the quantitative description of this, e.g. the heteroskedasticity or
homoskedasticity of a distribution.

What IS problematic is if we start to think an ideal price is the same as a
real price or vice versa. Just as Hegel fell into the illusion of objective
idealism, we can also fall into the illusion of believing that our model of
prices is more real, that the prices it seeks to depict. Concepts and
language are fine, so long as we do not confuse them with what
they try to represent.

Value and value relations cannot be measured directly, they can only be
measured as quantities of labour-time, money-prices (real or ideal), or
trading-ratios between products (x quantity of products A = y quantity of
products B). Consequently Marx's value and value relations are useless in
ordinary accounting practice. Yet value theory is essential and presupposed
(1) not only to be able to group, relate and aggregate those things that you
can measure, but also (2) to explain the relative movements and mutual
adjustments in labour-time, money-prices and trading ratios across an
interval of time.

What Marx often does, especially in his drafts, is simply to assign a number
to express a quantity of value. This causes a lot of confusion, precisely
because strictly speaking you cannot do that; as I just said, "value" in
Marx's own theory can in reality only be (observably) expressed and measured
in the three ways I mention. He resorts to this abstract quantitative
procedure only to illustrate theoretically what he thinks the important
proportions and relationships are. If this is understood, there is nothing
particularly wrong with it; conventional economists constantly try to relate
real prices and ideal prices anyway (and not infrequently confuse them). As
I have also said, it is absolutely impossible to "prove a concept of value
is correct", it remains an interpretation. It can be "proved" only in the
sense of its predictive, explanatory or heuristic power.

I know that Marx tries to prove logically that human labor-time is the
"common substance" of commodities, as the basis of economic exchange. But,
critics point out, it could just as well be argued that what commodities
have in common and makes them commensurable is e.g. that they have a price
(real or notional), and that these prices are, precisely, what makes
commodities comparable. Thus, this "logical proof" by Marx fails absolutely,
especially since he does not discuss the "price-form" in detail. From there,
it is obviously only a simple step to say that what makes commodities
commensurable in trade is simply that "people subjectively value them" or
simply that "they want them", so all that is presupposed in trade is that
people want the traded objects.

One might well ask, how can "value" be transformed into "price" at all, if a
commodity by definition already has a value and a price (real or notional)?
To understand this, one needs to recognise the process whereby products move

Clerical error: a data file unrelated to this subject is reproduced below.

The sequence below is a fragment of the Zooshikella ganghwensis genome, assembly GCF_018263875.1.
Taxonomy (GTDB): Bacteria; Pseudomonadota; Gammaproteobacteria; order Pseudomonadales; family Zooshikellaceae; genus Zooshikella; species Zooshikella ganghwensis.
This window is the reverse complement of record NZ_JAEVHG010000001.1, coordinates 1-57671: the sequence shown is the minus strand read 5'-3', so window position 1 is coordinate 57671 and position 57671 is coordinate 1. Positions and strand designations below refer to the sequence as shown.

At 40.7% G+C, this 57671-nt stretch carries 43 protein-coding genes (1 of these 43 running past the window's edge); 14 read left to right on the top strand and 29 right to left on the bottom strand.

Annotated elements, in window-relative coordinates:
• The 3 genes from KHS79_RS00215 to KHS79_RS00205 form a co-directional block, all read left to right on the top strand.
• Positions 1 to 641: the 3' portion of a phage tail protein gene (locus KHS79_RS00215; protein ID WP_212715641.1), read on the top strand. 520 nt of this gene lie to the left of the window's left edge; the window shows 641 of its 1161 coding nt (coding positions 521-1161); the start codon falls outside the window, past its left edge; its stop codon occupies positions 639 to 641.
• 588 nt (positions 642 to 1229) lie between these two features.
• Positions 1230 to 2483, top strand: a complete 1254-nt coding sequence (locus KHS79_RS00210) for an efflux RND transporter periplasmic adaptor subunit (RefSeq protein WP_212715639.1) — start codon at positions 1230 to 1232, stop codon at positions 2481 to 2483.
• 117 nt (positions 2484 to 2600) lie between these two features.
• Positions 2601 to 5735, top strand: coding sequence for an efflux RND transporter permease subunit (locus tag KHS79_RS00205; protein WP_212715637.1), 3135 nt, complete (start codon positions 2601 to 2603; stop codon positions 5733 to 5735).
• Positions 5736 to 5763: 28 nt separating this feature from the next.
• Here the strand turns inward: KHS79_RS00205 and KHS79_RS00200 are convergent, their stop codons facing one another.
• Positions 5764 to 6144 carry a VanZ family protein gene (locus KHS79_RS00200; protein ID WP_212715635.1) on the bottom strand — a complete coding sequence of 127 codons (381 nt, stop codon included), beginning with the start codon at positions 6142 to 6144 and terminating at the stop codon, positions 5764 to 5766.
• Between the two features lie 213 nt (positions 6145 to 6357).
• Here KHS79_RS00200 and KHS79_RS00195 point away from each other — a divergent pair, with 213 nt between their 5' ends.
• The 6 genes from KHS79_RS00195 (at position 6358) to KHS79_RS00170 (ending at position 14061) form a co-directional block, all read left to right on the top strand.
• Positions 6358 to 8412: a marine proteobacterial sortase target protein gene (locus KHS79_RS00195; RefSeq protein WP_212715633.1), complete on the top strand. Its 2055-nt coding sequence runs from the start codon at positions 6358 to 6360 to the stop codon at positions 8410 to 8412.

into markets and are withdrawn from markets. Outside the market, not being
offered for sale or being sold, commodities have at best a potential or
hypothetical price (an ideal price). But for Marx, actual prices are formed
and regulated according to pre-existing product-values which are socially
established prior to their exchange, by quantities of social labour, and
moreover product-values are conserved through successive exchanges.

Assuming this is so, then logically those product-values also have to exist
quite independently of exchange and prices. What proof is there of their
existence then, if we cannot measure them directly? Well, we could try
running a survey in which we ask people questions of the type
"hypothetically do you think people would barter a car they own for a bunch
of carrots (even if your fridge is full)?". You would find that people know
very well, as a matter of social fact, the rough proportions in which things
will trade most times, and that some trading proposals will never succeed,
because some objects have a greater value than others, regardless of what
one might wish.

Marx sought to theorise the transformation of commodity values into prices
of production within capitalism dialectically, as a "moving contradiction":
namely, in capitalism, the value of a commodity output produced encompassed
both the equivalent of the cost of the used inputs which were initially
bought to produce it, taken as a given datum, as well as a gross profit
component (surplus value) which became definite and manifest only after the
commodity has been sold and paid for, and after costs were deducted from
sales. I agree this raises important problems for quantitative modelling -
in reality, everything is flux - but I am not really so concerned with that,
I will gladly leave it for the most part to those people who have more
competence in it. All I am interested in is to get clear about the concepts,
and then try to figure out what the implications are for real market
behaviour in capitalism as a social system.

Best regards